“STRUGGLING TO FIND OUR WAY:” RURAL EDUCATORS’ EXPERIENCES WORKING WITH AND CARING FOR LATINX IMMIGRANT STUDENTS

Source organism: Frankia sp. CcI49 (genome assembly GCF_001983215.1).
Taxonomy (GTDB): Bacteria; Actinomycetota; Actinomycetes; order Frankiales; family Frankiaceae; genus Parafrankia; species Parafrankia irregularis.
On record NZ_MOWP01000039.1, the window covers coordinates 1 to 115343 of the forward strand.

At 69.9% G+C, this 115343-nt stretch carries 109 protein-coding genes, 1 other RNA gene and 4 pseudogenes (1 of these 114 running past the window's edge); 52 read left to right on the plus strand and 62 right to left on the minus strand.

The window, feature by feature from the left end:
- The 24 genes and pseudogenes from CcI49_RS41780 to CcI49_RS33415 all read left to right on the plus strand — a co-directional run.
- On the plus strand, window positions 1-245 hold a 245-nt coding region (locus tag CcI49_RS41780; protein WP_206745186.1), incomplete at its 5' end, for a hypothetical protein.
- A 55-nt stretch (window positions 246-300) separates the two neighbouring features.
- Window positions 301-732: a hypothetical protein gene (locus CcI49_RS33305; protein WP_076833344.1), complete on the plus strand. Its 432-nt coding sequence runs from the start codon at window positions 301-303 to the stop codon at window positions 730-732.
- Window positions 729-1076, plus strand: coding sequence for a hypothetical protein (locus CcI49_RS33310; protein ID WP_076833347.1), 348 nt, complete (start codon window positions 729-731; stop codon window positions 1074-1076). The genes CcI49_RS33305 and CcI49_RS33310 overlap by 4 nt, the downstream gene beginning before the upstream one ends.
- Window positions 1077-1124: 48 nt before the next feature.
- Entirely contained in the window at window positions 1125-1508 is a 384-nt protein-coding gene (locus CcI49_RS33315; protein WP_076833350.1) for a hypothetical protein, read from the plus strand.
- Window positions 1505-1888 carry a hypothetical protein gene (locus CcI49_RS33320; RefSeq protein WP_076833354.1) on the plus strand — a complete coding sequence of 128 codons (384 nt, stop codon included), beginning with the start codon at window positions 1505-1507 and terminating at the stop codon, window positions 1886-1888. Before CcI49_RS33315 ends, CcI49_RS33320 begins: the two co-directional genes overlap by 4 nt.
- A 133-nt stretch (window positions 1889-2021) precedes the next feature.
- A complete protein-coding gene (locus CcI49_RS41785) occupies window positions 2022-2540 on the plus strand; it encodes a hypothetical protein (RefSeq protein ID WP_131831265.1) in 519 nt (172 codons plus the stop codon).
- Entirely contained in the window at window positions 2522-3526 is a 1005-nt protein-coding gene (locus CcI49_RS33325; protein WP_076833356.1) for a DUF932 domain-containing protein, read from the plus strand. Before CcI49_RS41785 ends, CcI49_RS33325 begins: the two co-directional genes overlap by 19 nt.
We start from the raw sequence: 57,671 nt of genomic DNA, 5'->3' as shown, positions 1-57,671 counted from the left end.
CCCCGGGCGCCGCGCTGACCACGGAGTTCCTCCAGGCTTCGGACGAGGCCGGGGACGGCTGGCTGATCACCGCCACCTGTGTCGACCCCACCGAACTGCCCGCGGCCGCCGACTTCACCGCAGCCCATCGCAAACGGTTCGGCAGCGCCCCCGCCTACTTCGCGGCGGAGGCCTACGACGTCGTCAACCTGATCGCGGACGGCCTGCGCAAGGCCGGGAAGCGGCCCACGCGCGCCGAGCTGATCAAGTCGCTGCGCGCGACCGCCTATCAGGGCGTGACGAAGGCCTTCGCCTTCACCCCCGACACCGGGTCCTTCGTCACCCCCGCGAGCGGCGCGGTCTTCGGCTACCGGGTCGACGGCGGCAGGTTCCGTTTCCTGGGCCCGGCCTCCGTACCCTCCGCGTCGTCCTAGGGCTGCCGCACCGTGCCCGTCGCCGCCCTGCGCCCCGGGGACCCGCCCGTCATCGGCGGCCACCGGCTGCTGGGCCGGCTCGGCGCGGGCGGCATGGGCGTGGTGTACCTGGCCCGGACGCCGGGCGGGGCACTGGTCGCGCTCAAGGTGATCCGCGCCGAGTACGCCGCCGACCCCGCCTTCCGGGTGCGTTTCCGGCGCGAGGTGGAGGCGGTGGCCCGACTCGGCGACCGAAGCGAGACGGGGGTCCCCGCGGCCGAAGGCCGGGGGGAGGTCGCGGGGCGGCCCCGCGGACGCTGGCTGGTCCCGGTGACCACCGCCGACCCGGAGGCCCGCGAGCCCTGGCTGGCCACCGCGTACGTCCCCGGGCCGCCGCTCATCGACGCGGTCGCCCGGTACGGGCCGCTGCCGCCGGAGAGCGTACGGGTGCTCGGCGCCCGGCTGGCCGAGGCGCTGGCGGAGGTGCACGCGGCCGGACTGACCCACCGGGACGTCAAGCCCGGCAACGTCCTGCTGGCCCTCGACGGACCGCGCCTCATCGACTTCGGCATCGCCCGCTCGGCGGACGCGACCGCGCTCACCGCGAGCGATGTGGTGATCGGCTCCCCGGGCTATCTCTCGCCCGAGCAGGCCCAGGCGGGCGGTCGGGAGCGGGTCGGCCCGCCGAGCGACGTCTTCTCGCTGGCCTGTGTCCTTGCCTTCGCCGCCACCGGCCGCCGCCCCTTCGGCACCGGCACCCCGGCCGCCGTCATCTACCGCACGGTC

Rural communities across the United States are experiencing a rapid increase in the number of immigrant students. While the number of culturally and linguistically diverse students continues to grow within midwestern states, the demographics of teachers remain white, female, and monolingual. Often teachers have little to no training working with students and their families whose backgrounds differ from their own. Thus, there is a greater urgency for teachers to develop culturally competent teaching practices that address the needs of all students. The purpose of this year-long, school-based narrative inquiry was to examine the beliefs, attitudes, and practices of rural educators as they described their work with Latinx immigrant, elementary students, negotiated the “space” between a professional and personal identity and demonstrated an ethic of care. This inquiry is arranged into “livings, tellings, retellings, and relivings” (Clandinin & Connelly, 2000, p. 70) and serves to shed light on the entwined lived experiences of myself, my participants, and the community in which we reside. Swanson’s Middle Range Theory of Care (1991, 1993) served as the conceptual framework that illuminated how my participants discussed working with and caring for their Latinx immigrant students. Findings from this study support teacher education by providing practical recommendations for promoting culturally responsive practices, grounded in care, for preservice (PST) and in-service teachers.